Although much of pre-war animation has been lost, many great animated films by Noburo Ofuji and Kenzo Masaoka did survive until the present day.    What criteria did you use in selecting films for The Roots of Japanese Anime: Until the End of WWII? 
If you want to access classic animation films, the National Museum of Modern Art, Tokyo, is the best place to visit, but it is almost impossible for us to make a DVD from their films. Fortunately, there are some classic animation collectors in Japan. All the films on The Roots of Japanese Anime were from one collector whom I had known for a long time. At the beginning of this project, I had a longer list of films to include, but the process of working on permission and rights issues trimmed it down to eight films. For me Momotaro’s Sea Eagle (review) was the one which couldn’t be removed, since it was so historically significant. We also made a booklet that comes with the DVD which includes historical backgrounds of each film, and out customers have liked that.
Do have any plans to release more anime in the future?
Right after I released this DVD, I received requests from many customers about what they want next. Many of them were popular 1970s anime which were made for TV such as the anime of Fujio Akastuka or Go Nagai. If I won a fortune in a lottery, I might put out such DVDs, but that is a bit beyond our scale. However, if I have another chance to work on classic animation again, I would do it.
Zakka Films released four documentaries by legendary filmmaker Noriaki Tsuchimoto who passed away in 2008.  Did Tsuchimoto know of the plans for their release?
I wish he had known of this plan. Two years after his death, my husband and I visited his office, Ciné Associé, a company which was taken over by his wife and sometimes editor of his later films, Motoko Tsuchimoto. I told her about my project before the plans were even concrete, and she was very happy to hear of it, and it was her enthusiasm that helped start the project. Of course I needed to discuss the project with Siglo, the production company for Minamata: The Victims and Their World (review). Both of them were so supportive. Motoko-san provided us tapes, documents, books and whatever was helpful for Zakka.

In the wake of the Fukushima disaster, Tsuchimoto’s documentaries about Minamata and Hiroshima seem more important than ever – particularly his focus on the victims of these manmade catastrophes and their stories.  What can today’s documentarians learn from Tsuchimoto?
Tsuchimoto’s belief was that “If there is no record, there is no truth.” When he started making documentaries about Minamata, Minamata disease was taboo: no one wanted to talk about this disease, which is why his first attempt to make a documentary about Minamata for television totally failed. So what he did was to enter their world: he and his staff started living there, and volunteered to do things like drive a car to help them. Minamata was a poor town and cars were still rare. After building closer relationships with them—a method that wasn’t unusual in the 1960s given the Sanrizuka series by Ogawa Productions—he and his staff gradually started shooting. Their office was always open so people from Minamata could make casual visits and Tsuchimoto could show them the rushes they just shot. Building trust, people who refused to be filmed at the beginning ended up turning to ask him to film them! That’s why he could shoot so many of the victims for Minamata: The Victims and Their World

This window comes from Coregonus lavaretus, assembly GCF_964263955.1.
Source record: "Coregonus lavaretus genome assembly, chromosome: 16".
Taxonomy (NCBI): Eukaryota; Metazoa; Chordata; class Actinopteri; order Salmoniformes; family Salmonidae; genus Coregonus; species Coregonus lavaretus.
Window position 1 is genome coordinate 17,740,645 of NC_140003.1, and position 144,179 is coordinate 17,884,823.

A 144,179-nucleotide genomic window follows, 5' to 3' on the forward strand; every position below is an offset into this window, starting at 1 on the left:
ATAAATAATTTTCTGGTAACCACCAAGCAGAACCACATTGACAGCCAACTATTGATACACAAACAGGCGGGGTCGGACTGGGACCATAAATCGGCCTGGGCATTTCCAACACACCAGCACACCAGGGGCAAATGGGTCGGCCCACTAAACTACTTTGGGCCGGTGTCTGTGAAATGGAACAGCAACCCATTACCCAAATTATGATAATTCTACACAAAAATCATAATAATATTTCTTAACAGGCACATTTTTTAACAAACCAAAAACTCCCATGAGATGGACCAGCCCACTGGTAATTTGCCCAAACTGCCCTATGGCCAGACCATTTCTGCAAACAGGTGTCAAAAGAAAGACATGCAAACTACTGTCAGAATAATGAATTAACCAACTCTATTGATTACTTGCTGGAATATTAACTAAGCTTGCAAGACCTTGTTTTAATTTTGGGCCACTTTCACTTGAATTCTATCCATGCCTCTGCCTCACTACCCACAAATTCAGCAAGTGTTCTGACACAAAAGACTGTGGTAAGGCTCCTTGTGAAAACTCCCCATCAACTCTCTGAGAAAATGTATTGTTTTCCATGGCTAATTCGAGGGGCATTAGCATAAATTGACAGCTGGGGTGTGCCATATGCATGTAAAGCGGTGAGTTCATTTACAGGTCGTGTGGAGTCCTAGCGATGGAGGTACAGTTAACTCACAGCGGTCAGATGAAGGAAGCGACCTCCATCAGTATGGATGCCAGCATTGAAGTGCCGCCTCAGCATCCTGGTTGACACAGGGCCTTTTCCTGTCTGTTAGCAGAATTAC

This documentary became an important document in publicizing Minimata disease so they could be officially recognized as a victims by the government of Japan at that time. Tsuchimoto’s Minamata series is not just a document, it is a record of human dignity. For cinematic beauty, I believe some of his films should be ranked among the top films of world cinema history. You cannot find in his films the terrible images of the victims that you can find by searching YouTube with the keyword “Minamata.” He patiently waited until the patients were relaxed and tried to film their most beautiful expression. I think that’s how he in the end could create works that made you think deeply about social contradictions. After the Fukushima nuclear accident, many documentary filmmakers have been to Fukushima or Miyagi to make documentaries. I think it is fine to have many different styles and methods, and not all of them need be masterpieces. But I wonder how many filmmakers think like Tsuchimoto did about how to film such tragedies, and how their work relates to the issues. The documentaries I like to see are not those that are complete when you’re finished watching, but those that start then. Tsuchimoto’s films are like that.